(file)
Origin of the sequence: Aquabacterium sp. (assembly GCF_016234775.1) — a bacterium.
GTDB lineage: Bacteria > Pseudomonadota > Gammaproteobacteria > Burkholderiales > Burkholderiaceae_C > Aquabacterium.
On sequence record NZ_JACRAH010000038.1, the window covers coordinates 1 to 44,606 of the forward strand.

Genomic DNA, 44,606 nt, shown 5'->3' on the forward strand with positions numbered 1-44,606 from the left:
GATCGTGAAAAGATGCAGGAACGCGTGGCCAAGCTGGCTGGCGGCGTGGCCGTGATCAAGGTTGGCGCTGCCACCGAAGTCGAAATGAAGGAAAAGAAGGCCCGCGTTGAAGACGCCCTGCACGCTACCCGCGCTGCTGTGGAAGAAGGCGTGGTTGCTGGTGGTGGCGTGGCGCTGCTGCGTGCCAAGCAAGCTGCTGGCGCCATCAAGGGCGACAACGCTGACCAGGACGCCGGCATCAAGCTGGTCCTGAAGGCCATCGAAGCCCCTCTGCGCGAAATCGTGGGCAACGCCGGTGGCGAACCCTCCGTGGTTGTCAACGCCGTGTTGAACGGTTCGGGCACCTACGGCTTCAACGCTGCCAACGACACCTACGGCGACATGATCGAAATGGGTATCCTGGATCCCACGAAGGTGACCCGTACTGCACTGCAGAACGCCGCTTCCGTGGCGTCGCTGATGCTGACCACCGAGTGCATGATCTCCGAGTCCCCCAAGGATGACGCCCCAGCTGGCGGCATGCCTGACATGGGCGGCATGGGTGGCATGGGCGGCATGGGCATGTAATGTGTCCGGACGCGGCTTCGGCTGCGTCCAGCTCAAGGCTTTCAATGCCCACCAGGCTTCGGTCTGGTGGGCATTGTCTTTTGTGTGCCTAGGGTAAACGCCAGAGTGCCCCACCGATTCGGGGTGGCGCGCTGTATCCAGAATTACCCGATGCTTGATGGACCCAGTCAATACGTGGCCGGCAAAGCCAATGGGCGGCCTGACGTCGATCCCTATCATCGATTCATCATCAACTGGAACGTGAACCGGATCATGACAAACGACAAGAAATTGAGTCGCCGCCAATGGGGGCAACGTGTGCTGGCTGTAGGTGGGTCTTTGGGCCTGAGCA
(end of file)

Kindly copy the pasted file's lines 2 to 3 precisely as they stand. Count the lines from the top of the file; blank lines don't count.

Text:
GTDB lineage: Bacteria > Pseudomonadota > Gammaproteobacteria > Burkholderiales > Burkholderiaceae_C > Aquabacterium.
On sequence record NZ_JACRAH010000038.1, the window covers coordinates 1 to 44,606 of the forward strand.